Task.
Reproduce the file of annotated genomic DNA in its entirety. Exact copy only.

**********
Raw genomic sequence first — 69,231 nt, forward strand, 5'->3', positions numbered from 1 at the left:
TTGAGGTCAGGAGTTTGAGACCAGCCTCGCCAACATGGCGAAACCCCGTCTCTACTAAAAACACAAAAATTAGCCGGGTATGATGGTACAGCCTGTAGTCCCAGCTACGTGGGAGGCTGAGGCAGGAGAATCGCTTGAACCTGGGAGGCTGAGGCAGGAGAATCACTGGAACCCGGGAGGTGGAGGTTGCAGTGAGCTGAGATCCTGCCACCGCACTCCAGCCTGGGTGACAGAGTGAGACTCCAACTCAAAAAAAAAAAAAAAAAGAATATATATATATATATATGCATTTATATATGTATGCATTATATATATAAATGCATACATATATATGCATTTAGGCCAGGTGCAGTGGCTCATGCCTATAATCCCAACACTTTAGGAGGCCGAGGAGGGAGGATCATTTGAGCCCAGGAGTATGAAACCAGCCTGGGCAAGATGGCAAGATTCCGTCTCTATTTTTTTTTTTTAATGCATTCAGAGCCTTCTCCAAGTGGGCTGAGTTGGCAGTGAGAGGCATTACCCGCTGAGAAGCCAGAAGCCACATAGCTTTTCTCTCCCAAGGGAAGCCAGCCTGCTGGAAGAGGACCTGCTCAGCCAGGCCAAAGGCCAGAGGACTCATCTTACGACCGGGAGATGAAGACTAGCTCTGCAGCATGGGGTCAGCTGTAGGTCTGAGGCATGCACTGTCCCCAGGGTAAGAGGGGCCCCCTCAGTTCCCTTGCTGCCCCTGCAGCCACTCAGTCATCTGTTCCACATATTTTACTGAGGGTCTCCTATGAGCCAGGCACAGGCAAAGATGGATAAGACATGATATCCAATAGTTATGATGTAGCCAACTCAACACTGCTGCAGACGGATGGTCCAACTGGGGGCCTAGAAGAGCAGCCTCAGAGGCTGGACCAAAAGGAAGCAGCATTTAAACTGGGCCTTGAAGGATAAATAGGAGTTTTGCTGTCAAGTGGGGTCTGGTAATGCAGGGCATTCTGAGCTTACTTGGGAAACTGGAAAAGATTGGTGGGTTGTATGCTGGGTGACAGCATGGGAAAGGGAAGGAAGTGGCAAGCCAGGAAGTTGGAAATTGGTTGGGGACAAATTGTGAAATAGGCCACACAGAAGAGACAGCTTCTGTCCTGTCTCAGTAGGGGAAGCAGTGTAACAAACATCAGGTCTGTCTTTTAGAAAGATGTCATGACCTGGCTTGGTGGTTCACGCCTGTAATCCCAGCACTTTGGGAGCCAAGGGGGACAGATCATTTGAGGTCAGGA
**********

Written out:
Raw genomic sequence first — 69,231 nt, forward strand, 5'->3', positions numbered from 1 at the left:
TTGAGGTCAGGAGTTTGAGACCAGCCTCGCCAACATGGCGAAACCCCGTCTCTACTAAAAACACAAAAATTAGCCGGGTATGATGGTACAGCCTGTAGTCCCAGCTACGTGGGAGGCTGAGGCAGGAGAATCGCTTGAACCTGGGAGGCTGAGGCAGGAGAATCACTGGAACCCGGGAGGTGGAGGTTGCAGTGAGCTGAGATCCTGCCACCGCACTCCAGCCTGGGTGACAGAGTGAGACTCCAACTCAAAAAAAAAAAAAAAAAGAATATATATATATATATATGCATTTATATATGTATGCATTATATATATAAATGCATACATATATATGCATTTAGGCCAGGTGCAGTGGCTCATGCCTATAATCCCAACACTTTAGGAGGCCGAGGAGGGAGGATCATTTGAGCCCAGGAGTATGAAACCAGCCTGGGCAAGATGGCAAGATTCCGTCTCTATTTTTTTTTTTTAATGCATTCAGAGCCTTCTCCAAGTGGGCTGAGTTGGCAGTGAGAGGCATTACCCGCTGAGAAGCCAGAAGCCACATAGCTTTTCTCTCCCAAGGGAAGCCAGCCTGCTGGAAGAGGACCTGCTCAGCCAGGCCAAAGGCCAGAGGACTCATCTTACGACCGGGAGATGAAGACTAGCTCTGCAGCATGGGGTCAGCTGTAGGTCTGAGGCATGCACTGTCCCCAGGGTAAGAGGGGCCCCCTCAGTTCCCTTGCTGCCCCTGCAGCCACTCAGTCATCTGTTCCACATATTTTACTGAGGGTCTCCTATGAGCCAGGCACAGGCAAAGATGGATAAGACATGATATCCAATAGTTATGATGTAGCCAACTCAACACTGCTGCAGACGGATGGTCCAACTGGGGGCCTAGAAGAGCAGCCTCAGAGGCTGGACCAAAAGGAAGCAGCATTTAAACTGGGCCTTGAAGGATAAATAGGAGTTTTGCTGTCAAGTGGGGTCTGGTAATGCAGGGCATTCTGAGCTTACTTGGGAAACTGGAAAAGATTGGTGGGTTGTATGCTGGGTGACAGCATGGGAAAGGGAAGGAAGTGGCAAGCCAGGAAGTTGGAAATTGGTTGGGGACAAATTGTGAAATAGGCCACACAGAAGAGACAGCTTCTGTCCTGTCTCAGTAGGGGAAGCAGTGTAACAAACATCAGGTCTGTCTTTTAGAAAGATGTCATGACCTGGCTTGGTGGTTCACGCCTGTAATCCCAGCACTTTGGGAGCCAAGGGGGACAGATCATTTGAGGTCAGGA